Conclusion

The objective of this research is to improve the user experience and comprehension of complex equations. The proposed approach will evolve a metric for representing complexity of equations and their efficient rendering. Further, this metric will be optimized on the basis of context as well as user characteristics. Further, the scope of this work can be extended to generate personalized verbal description of diagrams and enhancing readability of equations in Braille interface.

Acknowledgments

This work is supported under projects funded by Ministry of Human Resource Development, Govt. of India under the IMPRINT and SPARC scheme.

References

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About the Authors

Akashdeep Bansal is a PhD student at Indian Institute of Technology Delhi, India under the supervision of Prof. M. Balakrishnan and Dr. Volker Sorge. He is also a co-founder of an assistive technology start-up, I-Stem (inclusivestem.org). His research interest is accessibility of scientific documents. His PhD’s topic is “Comprehensive Accessibility of Equations by Visually Impaired”. He is also involved in a project at ASSISTECH lab, IIT Delhi. The objective of this project is to develop an automated solution for converting a eBorn PDF into an accessible EPUB.

Prof. M Balakrishnan is a professor at the Department of Computer Science, Indian Institute of Technology Delhi. He is the founder of ASSISTECH lab at IIT Delhi and an assistive technology start-up, Raised Lines Foundation. Through ASSISTECH lab, he has worked on various projects related to enhancing mobility and education of persons with visual impairments. The various projects including SmartCane, DotBook, OnBoard and Tactile Diagrams, apart from being very affordable, also address the specific challenges of the public infrastructure in India and other low income countries.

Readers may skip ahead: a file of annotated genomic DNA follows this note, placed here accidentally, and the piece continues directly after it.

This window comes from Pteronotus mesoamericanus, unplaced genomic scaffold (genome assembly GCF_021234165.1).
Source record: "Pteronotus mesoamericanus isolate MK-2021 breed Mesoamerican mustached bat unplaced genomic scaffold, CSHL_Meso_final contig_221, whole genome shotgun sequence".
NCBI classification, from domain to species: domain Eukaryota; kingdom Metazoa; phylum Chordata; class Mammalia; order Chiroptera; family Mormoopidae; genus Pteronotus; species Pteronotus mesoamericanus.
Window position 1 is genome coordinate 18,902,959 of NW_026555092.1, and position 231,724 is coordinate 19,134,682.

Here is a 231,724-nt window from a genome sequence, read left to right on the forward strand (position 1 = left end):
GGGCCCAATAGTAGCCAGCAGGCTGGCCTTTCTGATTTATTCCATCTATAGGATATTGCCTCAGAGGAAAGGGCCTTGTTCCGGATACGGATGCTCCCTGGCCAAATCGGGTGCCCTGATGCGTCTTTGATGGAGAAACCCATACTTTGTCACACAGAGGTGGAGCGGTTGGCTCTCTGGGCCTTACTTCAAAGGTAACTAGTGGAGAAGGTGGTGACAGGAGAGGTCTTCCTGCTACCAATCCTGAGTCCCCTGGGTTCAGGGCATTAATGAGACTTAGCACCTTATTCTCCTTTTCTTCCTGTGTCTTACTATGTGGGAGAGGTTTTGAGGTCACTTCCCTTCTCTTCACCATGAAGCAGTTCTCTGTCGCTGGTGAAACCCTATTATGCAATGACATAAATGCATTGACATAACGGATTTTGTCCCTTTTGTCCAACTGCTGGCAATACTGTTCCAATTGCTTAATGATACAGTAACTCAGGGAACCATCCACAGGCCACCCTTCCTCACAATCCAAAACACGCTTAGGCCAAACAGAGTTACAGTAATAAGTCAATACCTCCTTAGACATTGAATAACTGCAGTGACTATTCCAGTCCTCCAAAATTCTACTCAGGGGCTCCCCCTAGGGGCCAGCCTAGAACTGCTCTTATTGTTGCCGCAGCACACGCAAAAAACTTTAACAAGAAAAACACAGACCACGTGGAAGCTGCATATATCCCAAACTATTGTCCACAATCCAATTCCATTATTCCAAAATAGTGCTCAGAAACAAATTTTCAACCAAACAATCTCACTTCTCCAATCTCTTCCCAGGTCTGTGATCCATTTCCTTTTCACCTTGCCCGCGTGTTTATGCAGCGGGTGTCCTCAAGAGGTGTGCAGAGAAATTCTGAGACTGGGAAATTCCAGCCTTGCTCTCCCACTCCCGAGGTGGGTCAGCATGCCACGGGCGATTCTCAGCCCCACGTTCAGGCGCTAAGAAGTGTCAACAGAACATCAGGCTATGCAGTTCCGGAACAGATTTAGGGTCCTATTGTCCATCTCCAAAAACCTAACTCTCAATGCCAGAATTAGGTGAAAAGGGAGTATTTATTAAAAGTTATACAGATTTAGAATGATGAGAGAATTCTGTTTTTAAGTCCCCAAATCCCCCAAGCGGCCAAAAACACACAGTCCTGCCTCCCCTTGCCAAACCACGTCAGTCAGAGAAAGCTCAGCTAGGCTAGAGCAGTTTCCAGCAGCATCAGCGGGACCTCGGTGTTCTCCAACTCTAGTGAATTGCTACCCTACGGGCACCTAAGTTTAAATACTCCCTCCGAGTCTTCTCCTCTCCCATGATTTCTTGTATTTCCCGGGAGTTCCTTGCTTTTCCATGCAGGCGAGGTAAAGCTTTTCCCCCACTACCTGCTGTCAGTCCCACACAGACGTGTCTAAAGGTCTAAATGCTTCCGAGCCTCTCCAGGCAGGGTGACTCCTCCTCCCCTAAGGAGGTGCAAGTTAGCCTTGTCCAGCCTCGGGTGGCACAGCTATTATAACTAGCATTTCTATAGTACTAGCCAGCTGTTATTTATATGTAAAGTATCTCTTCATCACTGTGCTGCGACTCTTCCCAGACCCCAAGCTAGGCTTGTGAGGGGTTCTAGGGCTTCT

Volker Sorge is a Reader in Scientific Document Analysis at the School of Computer Science, University of Birmingham, UK. With his research group he is working primarily on mathematical document analysis, diagram recognition and handwriting recognition. He is also managing the start-up company Progressive Accessibility Solutions (progressiveaccess.com), where he has been concentrating on exploiting pattern and image recognition technology for making STEM content accessible for the use in teaching and science. His work includes integration of maths accessibility support into web content, as a Visiting Scientist with Google and as a member of the MathJax project. Most recently, he is exploiting image recognition technology and statistical models to generate web accessible STEM diagrams.